Tiny Swimming Robots Sort Bacterial Pneumonia from a Mice’s Lung

Tiny Swimming Robots Sort Bacterial Pneumonia from a Mice’s Lung

Tiny swimming robots help mice get rid of deadly bacterial pneumonia in their lungs

Microrobots, created by nanoengineers at the University of California, San Diego. Tiny swimming robots can carry medication, and swim around in the lungs, and these robots sort bacterial pneumonia which is life-threatening. The microrobots successfully eradicated the bacteria that causes pneumonia in the lungs of mice, resulting in 100% survival.

In contrast, mice that weren't treated all passed away three days after becoming ill. Nature Materials reported the findings on September 22. The amount of antibiotics required is a tiny portion of what is routinely used to treat this infection. The tiny robots are constructed from algal cells, which give them the ability to move, and then coated in nanoparticles containing antibiotics. The neutrophils' cell membranes, a type of white blood cell that fights infection and inflammation, are coated on the tiny spheres used to make these nanoparticles, which increases the efficiency of the swimming robots in combating lung infection.

Professor Joseph Wang, the paper's principal author, speaks to us about the technology that enabled the group of nanoengineers to build these tiny robots. Both Joseph Wang and Liangfang Zhang, professors of nanoengineering at the UC San Diego Jacobs School of Engineering, collaborated on the project. Wang is a global expert in the study of micro- and nanorobotics, and Zhang is a global expert in the creation of nanoparticles that resemble living cells to treat illnesses and infections. Together, they have paved the way for the creation of miniature drug-delivery robots that can be used to safely treat bacterial infections in the blood and stomach of living animals. The most recent aspect of their work involves treating bacterial lung infections.

"Our objective is to perform targeted medicine delivery into harder-to-reach areas of the body, such as the lungs. And we want to accomplish it in a way that is long-lasting, straightforward, safe, and biocompatible," added Zhang. "In this work, we have shown that to be the case."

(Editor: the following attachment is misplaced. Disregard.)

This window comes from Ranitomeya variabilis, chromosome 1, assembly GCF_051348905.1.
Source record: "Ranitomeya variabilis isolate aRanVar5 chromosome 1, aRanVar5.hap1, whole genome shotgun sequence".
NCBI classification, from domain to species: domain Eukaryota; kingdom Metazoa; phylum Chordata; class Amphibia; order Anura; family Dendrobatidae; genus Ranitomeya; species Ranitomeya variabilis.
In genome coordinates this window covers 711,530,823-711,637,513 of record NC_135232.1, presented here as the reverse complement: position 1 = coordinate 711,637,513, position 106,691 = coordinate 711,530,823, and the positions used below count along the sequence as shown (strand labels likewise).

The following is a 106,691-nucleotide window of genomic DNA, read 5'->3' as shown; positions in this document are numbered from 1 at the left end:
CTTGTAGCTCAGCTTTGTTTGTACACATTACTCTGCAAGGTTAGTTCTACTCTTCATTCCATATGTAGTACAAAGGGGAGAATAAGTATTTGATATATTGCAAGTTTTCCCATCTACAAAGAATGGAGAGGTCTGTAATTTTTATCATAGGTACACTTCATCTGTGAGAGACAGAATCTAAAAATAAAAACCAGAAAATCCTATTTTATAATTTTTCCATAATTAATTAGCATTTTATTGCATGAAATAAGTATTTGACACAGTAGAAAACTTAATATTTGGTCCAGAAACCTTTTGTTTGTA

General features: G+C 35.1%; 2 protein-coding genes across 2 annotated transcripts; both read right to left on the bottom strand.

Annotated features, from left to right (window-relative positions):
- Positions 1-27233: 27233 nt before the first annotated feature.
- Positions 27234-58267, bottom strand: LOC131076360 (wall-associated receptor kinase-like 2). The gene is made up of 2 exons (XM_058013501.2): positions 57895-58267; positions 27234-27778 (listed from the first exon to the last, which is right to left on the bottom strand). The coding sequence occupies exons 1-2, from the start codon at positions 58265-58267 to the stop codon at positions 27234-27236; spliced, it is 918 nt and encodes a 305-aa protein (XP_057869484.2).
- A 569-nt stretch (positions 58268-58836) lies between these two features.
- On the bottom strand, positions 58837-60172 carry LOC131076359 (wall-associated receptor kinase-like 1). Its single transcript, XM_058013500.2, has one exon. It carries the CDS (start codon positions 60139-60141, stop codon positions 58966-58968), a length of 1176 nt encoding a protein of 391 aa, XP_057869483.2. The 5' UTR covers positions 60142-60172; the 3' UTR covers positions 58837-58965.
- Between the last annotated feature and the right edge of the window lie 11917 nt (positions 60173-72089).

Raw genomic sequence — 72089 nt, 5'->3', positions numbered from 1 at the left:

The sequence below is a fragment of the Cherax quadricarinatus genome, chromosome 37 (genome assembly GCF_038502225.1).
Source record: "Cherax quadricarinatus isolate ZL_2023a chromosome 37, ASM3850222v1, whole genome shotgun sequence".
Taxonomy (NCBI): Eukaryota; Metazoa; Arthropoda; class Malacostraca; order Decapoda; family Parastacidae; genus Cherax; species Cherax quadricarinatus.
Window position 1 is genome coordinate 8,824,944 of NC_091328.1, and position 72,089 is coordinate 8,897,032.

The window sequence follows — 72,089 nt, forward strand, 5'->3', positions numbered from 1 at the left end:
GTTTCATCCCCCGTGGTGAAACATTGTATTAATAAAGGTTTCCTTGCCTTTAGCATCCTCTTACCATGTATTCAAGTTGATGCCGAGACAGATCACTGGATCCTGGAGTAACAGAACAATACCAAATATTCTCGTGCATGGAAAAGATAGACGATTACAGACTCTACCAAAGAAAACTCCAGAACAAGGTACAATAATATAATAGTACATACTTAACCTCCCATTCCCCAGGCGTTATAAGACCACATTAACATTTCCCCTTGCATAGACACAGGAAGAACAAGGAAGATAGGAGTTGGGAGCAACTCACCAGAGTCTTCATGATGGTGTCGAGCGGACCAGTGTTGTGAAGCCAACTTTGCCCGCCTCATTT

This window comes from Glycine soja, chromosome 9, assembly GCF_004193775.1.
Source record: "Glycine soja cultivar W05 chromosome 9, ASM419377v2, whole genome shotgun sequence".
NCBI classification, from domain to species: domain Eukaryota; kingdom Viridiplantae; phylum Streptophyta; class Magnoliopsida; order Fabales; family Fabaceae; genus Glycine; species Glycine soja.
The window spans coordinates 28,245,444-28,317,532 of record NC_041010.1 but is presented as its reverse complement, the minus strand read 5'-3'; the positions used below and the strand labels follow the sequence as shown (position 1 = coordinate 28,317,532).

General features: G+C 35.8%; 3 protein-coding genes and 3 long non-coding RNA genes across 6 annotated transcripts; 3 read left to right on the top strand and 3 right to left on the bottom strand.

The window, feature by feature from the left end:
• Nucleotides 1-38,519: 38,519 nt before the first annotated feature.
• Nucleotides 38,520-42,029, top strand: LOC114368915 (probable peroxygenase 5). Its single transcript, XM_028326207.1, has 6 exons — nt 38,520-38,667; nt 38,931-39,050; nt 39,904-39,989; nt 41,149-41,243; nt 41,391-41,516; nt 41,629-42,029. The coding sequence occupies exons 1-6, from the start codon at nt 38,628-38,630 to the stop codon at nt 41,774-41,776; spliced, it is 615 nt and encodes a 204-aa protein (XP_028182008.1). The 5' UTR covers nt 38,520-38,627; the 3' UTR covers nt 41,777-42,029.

The scientists treated mice with Pseudomonas aeruginosa-caused acute pneumonia using microrobots to prevent death in some cases. Patients receiving mechanical ventilation in the intensive care unit are frequently affected by this type of pneumonia. Through a catheter placed in the mice's windpipe, the researchers delivered the microrobots to their lungs. After one week, the infections were entirely under control. While untreated mice perished within 3 days, all mice treated with the microrobots did survive for more than 30 days.

A bloodstream IV infusion of antibiotics was not as effective as the treatment with the microrobots. To accomplish the same impact, the latter needed an antibiotic dose that was 3000 times larger than what was employed in the tiny swimming robots. For instance, an IV injection delivered 1.644 milligrams of antibiotics per mouse, while a dose of microrobots delivered 500 nanograms.

The team's strategy works so well because it delivers the medication directly to the patient's area of need rather than dispersing it throughout the body.

These findings demonstrate how active mobility from the microalgae and focused medication delivery might enhance therapeutic effectiveness, according to Wang.

Sometimes, very little of the antibiotics administered by IV injection will reach the lungs. Because of this, many of the current antibiotic treatments for pneumonia don't work as well as they should, which causes extremely high mortality rates in the sickest patients, according to Victor Nizet, a professor at the UC San Diego School of Medicine and Skaggs School of Pharmacy and Pharmaceutical Sciences and a co-author on the study with Wang and Zhang. The microrobots may be able to increase antibiotic penetration to kill bacterial infections and save the lives of more people, according to the mice study.

And if the idea of inhaling algae cells makes you queasy, the researchers claim that this method is secure. Following therapy, the algae and any lingering nanoparticles are effectively digested by the body's immune cells. Nothing hazardous is left behind, according to Wang.

The proof-of-concept phase of the project is still ongoing. To precisely understand how the microrobots interact with the immune system, the team plans to conduct further fundamental studies. Before testing it on larger animals and eventually on humans, the microrobot treatment will also undergo research to validate it and be scaled up.

"In the area of targeted medicine delivery, we're pushing the boundaries even further," added Zhang.

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